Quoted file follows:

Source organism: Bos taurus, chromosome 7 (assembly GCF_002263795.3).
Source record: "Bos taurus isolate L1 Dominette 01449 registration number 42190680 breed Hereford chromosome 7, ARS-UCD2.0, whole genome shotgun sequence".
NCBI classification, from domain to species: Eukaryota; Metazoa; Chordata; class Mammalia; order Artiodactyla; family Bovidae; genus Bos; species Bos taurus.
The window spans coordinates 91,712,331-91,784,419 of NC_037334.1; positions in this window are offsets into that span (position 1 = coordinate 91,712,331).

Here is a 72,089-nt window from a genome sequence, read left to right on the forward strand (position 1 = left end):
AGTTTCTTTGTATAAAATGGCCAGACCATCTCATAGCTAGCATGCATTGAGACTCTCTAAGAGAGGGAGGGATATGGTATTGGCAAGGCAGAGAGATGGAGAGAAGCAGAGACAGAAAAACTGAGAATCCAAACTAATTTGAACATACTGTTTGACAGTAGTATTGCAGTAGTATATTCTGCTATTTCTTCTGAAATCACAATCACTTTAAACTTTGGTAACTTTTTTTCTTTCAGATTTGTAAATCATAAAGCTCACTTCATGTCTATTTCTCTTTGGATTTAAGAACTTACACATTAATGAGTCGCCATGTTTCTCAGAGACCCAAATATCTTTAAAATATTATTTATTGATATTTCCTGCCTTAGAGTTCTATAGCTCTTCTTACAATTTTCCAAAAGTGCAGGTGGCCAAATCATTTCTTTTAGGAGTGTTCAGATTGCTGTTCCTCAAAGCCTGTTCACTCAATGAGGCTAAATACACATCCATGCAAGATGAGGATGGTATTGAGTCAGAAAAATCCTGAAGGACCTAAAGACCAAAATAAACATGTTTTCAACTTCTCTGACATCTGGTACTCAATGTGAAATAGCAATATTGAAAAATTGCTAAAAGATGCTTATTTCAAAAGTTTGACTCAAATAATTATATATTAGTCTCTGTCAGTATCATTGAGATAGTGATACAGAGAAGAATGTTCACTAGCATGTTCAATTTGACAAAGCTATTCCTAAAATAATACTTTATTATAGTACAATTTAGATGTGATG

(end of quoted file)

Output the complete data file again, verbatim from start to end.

Source organism: Bos taurus, chromosome 7 (assembly GCF_002263795.3).
Source record: "Bos taurus isolate L1 Dominette 01449 registration number 42190680 breed Hereford chromosome 7, ARS-UCD2.0, whole genome shotgun sequence".
NCBI classification, from domain to species: Eukaryota; Metazoa; Chordata; class Mammalia; order Artiodactyla; family Bovidae; genus Bos; species Bos taurus.
The window spans coordinates 91,712,331-91,784,419 of NC_037334.1; positions in this window are offsets into that span (position 1 = coordinate 91,712,331).

Here is a 72,089-nt window from a genome sequence, read left to right on the forward strand (position 1 = left end):
AGTTTCTTTGTATAAAATGGCCAGACCATCTCATAGCTAGCATGCATTGAGACTCTCTAAGAGAGGGAGGGATATGGTATTGGCAAGGCAGAGAGATGGAGAGAAGCAGAGACAGAAAAACTGAGAATCCAAACTAATTTGAACATACTGTTTGACAGTAGTATTGCAGTAGTATATTCTGCTATTTCTTCTGAAATCACAATCACTTTAAACTTTGGTAACTTTTTTTCTTTCAGATTTGTAAATCATAAAGCTCACTTCATGTCTATTTCTCTTTGGATTTAAGAACTTACACATTAATGAGTCGCCATGTTTCTCAGAGACCCAAATATCTTTAAAATATTATTTATTGATATTTCCTGCCTTAGAGTTCTATAGCTCTTCTTACAATTTTCCAAAAGTGCAGGTGGCCAAATCATTTCTTTTAGGAGTGTTCAGATTGCTGTTCCTCAAAGCCTGTTCACTCAATGAGGCTAAATACACATCCATGCAAGATGAGGATGGTATTGAGTCAGAAAAATCCTGAAGGACCTAAAGACCAAAATAAACATGTTTTCAACTTCTCTGACATCTGGTACTCAATGTGAAATAGCAATATTGAAAAATTGCTAAAAGATGCTTATTTCAAAAGTTTGACTCAAATAATTATATATTAGTCTCTGTCAGTATCATTGAGATAGTGATACAGAGAAGAATGTTCACTAGCATGTTCAATTTGACAAAGCTATTCCTAAAATAATACTTTATTATAGTACAATTTAGATGTGATG